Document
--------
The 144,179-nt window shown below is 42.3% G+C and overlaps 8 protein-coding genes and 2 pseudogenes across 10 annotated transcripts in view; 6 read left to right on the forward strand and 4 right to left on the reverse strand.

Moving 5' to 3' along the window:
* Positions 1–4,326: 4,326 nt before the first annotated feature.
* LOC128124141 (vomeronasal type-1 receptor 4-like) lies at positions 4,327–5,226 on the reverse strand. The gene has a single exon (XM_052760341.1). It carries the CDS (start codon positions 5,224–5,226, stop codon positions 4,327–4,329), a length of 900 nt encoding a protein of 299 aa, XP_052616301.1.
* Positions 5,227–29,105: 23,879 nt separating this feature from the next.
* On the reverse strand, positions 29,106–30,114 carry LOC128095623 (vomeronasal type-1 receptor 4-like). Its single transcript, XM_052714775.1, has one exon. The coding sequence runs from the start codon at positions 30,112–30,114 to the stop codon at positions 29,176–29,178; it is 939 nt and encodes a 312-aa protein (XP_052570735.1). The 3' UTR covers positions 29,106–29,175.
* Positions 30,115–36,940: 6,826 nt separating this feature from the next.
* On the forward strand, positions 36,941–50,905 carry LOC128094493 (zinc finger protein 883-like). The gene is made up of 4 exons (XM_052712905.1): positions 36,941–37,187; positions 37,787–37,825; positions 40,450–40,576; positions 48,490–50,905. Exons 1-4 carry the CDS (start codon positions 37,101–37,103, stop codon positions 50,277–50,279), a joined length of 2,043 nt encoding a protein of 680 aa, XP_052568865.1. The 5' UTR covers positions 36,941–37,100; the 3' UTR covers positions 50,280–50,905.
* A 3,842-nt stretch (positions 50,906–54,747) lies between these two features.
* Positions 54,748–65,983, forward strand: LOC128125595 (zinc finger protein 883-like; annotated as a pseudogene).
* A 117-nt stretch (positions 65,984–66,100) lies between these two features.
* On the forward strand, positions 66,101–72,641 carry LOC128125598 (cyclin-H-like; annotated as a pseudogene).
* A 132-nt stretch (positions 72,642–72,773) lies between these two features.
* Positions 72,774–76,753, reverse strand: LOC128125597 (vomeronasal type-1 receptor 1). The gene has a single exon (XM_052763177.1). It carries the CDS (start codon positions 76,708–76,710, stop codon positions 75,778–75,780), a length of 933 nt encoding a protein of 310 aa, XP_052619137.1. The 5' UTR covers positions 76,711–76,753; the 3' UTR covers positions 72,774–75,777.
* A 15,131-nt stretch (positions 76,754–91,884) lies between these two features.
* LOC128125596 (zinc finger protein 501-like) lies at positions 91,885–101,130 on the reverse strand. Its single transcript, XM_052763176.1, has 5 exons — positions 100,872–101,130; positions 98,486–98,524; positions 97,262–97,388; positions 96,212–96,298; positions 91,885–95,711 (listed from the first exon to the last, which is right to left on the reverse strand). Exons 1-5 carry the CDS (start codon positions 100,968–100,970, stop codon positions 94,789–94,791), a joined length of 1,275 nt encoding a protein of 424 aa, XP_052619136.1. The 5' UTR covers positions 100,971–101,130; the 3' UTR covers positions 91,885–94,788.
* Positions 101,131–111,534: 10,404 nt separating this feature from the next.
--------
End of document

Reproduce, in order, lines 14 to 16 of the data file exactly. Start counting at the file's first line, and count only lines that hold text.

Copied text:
* Positions 72,774–76,753, reverse strand: LOC128125597 (vomeronasal type-1 receptor 1). The gene has a single exon (XM_052763177.1). It carries the CDS (start codon positions 76,708–76,710, stop codon positions 75,778–75,780), a length of 933 nt encoding a protein of 310 aa, XP_052619137.1. The 5' UTR covers positions 76,711–76,753; the 3' UTR covers positions 72,774–75,777.
* A 15,131-nt stretch (positions 76,754–91,884) lies between these two features.
* LOC128125596 (zinc finger protein 501-like) lies at positions 91,885–101,130 on the reverse strand. Its single transcript, XM_052763176.1, has 5 exons — positions 100,872–101,130; positions 98,486–98,524; positions 97,262–97,388; positions 96,212–96,298; positions 91,885–95,711 (listed from the first exon to the last, which is right to left on the reverse strand). Exons 1-5 carry the CDS (start codon positions 100,968–100,970, stop codon positions 94,789–94,791), a joined length of 1,275 nt encoding a protein of 424 aa, XP_052619136.1. The 5' UTR covers positions 100,971–101,130; the 3' UTR covers positions 91,885–94,788.